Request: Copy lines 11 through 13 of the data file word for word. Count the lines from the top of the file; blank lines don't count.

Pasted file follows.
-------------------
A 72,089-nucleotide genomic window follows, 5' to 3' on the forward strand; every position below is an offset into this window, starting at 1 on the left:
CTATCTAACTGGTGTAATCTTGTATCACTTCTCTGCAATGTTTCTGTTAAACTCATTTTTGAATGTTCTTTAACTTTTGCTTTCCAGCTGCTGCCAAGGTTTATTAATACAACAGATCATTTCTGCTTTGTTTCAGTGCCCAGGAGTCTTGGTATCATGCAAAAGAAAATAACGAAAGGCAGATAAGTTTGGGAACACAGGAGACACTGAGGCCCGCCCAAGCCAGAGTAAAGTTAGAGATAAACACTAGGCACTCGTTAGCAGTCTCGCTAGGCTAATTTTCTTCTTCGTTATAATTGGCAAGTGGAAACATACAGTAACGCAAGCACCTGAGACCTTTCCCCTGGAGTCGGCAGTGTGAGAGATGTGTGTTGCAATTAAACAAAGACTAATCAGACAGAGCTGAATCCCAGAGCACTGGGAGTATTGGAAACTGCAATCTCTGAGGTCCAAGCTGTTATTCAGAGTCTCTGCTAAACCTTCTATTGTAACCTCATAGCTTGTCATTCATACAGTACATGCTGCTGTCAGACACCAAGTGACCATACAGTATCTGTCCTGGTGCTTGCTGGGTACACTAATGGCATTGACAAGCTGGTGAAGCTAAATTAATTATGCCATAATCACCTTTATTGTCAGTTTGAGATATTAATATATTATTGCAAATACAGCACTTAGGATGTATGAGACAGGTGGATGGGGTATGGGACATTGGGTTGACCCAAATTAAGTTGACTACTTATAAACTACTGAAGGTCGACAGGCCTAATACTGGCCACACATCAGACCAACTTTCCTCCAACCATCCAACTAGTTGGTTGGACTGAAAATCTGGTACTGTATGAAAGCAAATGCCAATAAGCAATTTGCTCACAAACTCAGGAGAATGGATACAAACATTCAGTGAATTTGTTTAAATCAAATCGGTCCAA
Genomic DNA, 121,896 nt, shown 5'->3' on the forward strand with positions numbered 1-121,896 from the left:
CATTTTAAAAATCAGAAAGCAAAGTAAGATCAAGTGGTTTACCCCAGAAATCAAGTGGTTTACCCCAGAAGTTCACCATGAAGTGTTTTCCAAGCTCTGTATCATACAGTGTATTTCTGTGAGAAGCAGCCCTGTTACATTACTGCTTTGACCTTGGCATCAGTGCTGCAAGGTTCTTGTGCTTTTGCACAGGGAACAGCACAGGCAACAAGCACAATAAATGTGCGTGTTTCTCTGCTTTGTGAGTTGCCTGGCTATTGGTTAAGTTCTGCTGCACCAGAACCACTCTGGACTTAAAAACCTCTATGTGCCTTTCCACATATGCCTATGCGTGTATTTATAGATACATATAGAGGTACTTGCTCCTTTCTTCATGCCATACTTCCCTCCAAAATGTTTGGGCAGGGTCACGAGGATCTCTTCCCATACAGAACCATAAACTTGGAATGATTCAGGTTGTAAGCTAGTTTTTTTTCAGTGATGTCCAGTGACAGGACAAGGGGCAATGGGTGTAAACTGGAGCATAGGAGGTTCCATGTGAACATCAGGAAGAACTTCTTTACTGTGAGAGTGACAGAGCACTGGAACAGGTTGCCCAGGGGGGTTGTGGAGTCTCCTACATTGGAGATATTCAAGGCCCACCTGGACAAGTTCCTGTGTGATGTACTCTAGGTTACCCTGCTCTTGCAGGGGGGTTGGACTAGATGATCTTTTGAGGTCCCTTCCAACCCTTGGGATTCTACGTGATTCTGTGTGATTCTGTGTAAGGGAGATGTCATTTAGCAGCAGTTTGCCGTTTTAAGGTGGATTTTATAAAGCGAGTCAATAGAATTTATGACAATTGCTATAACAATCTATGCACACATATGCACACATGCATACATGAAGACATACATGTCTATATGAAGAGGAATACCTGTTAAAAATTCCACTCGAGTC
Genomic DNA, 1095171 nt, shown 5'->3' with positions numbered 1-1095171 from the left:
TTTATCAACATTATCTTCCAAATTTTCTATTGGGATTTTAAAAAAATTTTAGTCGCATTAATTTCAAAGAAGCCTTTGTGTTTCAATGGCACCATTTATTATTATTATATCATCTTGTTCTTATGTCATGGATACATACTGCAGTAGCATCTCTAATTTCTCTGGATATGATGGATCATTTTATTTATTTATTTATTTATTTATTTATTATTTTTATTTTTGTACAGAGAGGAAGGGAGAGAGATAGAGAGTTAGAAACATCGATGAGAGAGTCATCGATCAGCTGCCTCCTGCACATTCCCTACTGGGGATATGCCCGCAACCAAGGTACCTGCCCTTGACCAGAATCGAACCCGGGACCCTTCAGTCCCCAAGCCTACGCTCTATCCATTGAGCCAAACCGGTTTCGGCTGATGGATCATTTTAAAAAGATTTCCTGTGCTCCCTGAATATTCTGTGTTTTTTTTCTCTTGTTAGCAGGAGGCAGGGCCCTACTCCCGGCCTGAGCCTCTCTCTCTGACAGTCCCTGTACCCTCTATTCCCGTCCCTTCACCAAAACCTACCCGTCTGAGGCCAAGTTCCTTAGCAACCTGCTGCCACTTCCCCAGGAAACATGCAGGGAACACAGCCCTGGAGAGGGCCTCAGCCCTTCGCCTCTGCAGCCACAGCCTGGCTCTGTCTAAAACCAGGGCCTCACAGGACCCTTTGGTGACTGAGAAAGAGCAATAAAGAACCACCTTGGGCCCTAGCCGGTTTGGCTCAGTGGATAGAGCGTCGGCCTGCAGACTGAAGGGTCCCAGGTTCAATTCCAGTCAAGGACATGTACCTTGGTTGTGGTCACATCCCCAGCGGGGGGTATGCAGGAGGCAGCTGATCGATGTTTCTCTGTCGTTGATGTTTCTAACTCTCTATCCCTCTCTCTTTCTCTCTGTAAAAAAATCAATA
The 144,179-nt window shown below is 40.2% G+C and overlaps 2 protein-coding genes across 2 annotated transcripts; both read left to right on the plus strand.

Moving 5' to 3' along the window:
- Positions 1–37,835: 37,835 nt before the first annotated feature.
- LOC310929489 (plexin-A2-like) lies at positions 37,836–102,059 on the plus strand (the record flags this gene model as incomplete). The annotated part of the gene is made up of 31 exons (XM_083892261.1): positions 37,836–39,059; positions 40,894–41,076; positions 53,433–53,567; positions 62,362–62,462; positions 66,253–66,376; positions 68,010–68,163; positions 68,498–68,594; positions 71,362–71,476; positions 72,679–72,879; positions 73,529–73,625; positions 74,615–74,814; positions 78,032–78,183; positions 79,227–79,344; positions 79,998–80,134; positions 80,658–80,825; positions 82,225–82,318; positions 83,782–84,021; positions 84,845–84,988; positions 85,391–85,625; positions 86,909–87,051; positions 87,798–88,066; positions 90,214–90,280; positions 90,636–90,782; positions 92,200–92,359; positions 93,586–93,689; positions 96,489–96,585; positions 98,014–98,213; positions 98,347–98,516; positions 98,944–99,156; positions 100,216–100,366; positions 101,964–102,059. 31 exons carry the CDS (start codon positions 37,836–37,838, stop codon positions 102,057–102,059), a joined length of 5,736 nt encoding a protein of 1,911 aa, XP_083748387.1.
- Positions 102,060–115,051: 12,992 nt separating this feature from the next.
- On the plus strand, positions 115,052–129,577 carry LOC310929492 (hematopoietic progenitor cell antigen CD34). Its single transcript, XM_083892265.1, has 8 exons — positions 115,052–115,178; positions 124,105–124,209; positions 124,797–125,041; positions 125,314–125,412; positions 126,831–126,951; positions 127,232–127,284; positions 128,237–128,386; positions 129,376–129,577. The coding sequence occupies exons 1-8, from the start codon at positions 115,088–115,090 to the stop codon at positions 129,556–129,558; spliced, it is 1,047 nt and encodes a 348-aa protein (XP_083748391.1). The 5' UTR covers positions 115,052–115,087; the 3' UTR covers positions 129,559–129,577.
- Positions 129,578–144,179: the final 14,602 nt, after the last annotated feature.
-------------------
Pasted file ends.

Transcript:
- Positions 102,060–115,051: 12,992 nt separating this feature from the next.
- On the plus strand, positions 115,052–129,577 carry LOC310929492 (hematopoietic progenitor cell antigen CD34). Its single transcript, XM_083892265.1, has 8 exons — positions 115,052–115,178; positions 124,105–124,209; positions 124,797–125,041; positions 125,314–125,412; positions 126,831–126,951; positions 127,232–127,284; positions 128,237–128,386; positions 129,376–129,577. The coding sequence occupies exons 1-8, from the start codon at positions 115,088–115,090 to the stop codon at positions 129,556–129,558; spliced, it is 1,047 nt and encodes a 348-aa protein (XP_083748391.1). The 5' UTR covers positions 115,052–115,087; the 3' UTR covers positions 129,559–129,577.
- Positions 129,578–144,179: the final 14,602 nt, after the last annotated feature.